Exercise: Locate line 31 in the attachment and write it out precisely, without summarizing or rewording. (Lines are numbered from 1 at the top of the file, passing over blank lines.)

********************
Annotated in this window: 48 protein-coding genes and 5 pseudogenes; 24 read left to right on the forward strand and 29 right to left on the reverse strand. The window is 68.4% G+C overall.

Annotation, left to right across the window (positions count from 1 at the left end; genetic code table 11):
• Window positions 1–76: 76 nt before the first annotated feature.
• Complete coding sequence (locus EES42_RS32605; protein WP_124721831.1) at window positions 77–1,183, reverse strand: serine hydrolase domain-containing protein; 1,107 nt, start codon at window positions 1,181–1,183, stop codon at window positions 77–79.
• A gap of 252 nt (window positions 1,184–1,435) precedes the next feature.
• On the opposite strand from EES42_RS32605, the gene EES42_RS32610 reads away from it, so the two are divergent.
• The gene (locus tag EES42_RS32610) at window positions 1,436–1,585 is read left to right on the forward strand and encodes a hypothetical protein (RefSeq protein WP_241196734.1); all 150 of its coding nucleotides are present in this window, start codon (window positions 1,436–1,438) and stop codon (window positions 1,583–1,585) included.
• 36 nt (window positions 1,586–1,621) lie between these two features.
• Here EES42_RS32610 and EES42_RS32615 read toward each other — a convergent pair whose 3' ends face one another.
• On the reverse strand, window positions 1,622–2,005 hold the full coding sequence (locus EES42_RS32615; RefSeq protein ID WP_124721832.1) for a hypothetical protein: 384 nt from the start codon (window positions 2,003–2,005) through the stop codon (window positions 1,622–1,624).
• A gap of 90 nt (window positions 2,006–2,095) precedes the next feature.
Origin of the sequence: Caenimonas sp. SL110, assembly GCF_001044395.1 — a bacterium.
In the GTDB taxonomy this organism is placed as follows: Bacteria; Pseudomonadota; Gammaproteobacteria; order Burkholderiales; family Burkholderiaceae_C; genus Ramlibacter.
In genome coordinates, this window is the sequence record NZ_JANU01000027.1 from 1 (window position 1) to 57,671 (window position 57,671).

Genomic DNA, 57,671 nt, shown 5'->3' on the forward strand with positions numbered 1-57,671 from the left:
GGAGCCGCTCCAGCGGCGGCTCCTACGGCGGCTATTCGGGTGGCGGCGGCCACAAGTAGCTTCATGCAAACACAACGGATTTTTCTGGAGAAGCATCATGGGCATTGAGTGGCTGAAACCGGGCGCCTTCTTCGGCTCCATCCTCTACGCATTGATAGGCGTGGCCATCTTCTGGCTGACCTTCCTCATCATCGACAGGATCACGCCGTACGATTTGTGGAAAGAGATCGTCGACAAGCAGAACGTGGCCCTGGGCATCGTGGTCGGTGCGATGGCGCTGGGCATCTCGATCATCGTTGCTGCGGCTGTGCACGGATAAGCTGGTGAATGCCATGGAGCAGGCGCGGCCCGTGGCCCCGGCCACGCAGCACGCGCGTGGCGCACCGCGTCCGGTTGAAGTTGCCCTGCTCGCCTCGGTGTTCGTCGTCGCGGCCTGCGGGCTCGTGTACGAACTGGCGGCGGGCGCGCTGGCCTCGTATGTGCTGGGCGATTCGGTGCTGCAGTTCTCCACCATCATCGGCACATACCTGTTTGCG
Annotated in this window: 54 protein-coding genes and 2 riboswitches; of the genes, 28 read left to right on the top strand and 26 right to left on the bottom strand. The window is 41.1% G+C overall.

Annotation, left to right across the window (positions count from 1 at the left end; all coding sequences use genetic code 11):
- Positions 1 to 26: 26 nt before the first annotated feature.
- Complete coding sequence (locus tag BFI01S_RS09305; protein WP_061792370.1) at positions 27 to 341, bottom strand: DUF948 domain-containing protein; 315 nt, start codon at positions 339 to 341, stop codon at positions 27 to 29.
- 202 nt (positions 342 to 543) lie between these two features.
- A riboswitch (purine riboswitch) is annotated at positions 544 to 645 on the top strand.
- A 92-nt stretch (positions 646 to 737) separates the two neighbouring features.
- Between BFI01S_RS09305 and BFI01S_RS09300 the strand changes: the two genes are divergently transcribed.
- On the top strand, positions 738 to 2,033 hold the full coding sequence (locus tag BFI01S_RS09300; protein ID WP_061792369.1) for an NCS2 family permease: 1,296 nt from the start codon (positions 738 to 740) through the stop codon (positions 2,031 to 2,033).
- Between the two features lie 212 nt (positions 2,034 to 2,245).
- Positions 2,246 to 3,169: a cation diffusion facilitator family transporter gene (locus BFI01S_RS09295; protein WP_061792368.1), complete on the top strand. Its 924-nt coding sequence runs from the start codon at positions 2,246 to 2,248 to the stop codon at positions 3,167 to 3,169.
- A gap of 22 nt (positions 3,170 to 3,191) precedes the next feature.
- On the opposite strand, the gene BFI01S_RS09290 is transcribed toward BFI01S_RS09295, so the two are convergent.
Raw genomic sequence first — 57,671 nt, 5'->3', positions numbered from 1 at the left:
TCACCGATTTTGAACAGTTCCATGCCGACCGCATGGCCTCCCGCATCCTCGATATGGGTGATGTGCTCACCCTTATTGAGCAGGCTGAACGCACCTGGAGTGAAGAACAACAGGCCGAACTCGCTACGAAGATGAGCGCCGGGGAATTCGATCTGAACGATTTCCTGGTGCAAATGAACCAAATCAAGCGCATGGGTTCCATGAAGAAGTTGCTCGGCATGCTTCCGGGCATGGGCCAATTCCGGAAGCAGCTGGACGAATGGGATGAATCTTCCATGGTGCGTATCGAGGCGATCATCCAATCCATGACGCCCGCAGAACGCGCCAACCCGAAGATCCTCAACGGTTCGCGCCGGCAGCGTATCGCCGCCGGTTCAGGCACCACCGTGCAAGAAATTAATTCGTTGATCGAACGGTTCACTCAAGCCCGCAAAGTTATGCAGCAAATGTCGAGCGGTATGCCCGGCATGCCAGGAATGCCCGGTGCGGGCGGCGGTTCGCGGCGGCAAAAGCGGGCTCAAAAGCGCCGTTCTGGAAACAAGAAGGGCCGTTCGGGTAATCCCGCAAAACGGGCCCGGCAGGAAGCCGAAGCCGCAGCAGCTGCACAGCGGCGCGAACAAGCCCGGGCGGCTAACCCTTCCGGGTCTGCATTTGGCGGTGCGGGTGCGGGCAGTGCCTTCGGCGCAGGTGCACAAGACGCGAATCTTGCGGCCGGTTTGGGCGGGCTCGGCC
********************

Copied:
TCACCGATTTTGAACAGTTCCATGCCGACCGCATGGCCTCCCGCATCCTCGATATGGGTGATGTGCTCACCCTTATTGAGCAGGCTGAACGCACCTGGAGTGAAGAACAACAGGCCGAACTCGCTACGAAGATGAGCGCCGGGGAATTCGATCTGAACGATTTCCTGGTGCAAATGAACCAAATCAAGCGCATGGGTTCCATGAAGAAGTTGCTCGGCATGCTTCCGGGCATGGGCCAATTCCGGAAGCAGCTGGACGAATGGGATGAATCTTCCATGGTGCGTATCGAGGCGATCATCCAATCCATGACGCCCGCAGAACGCGCCAACCCGAAGATCCTCAACGGTTCGCGCCGGCAGCGTATCGCCGCCGGTTCAGGCACCACCGTGCAAGAAATTAATTCGTTGATCGAACGGTTCACTCAAGCCCGCAAAGTTATGCAGCAAATGTCGAGCGGTATGCCCGGCATGCCAGGAATGCCCGGTGCGGGCGGCGGTTCGCGGCGGCAAAAGCGGGCTCAAAAGCGCCGTTCTGGAAACAAGAAGGGCCGTTCGGGTAATCCCGCAAAACGGGCCCGGCAGGAAGCCGAAGCCGCAGCAGCTGCACAGCGGCGCGAACAAGCCCGGGCGGCTAACCCTTCCGGGTCTGCATTTGGCGGTGCGGGTGCGGGCAGTGCCTTCGGCGCAGGTGCACAAGACGCGAATCTTGCGGCCGGTTTGGGCGGGCTCGGCC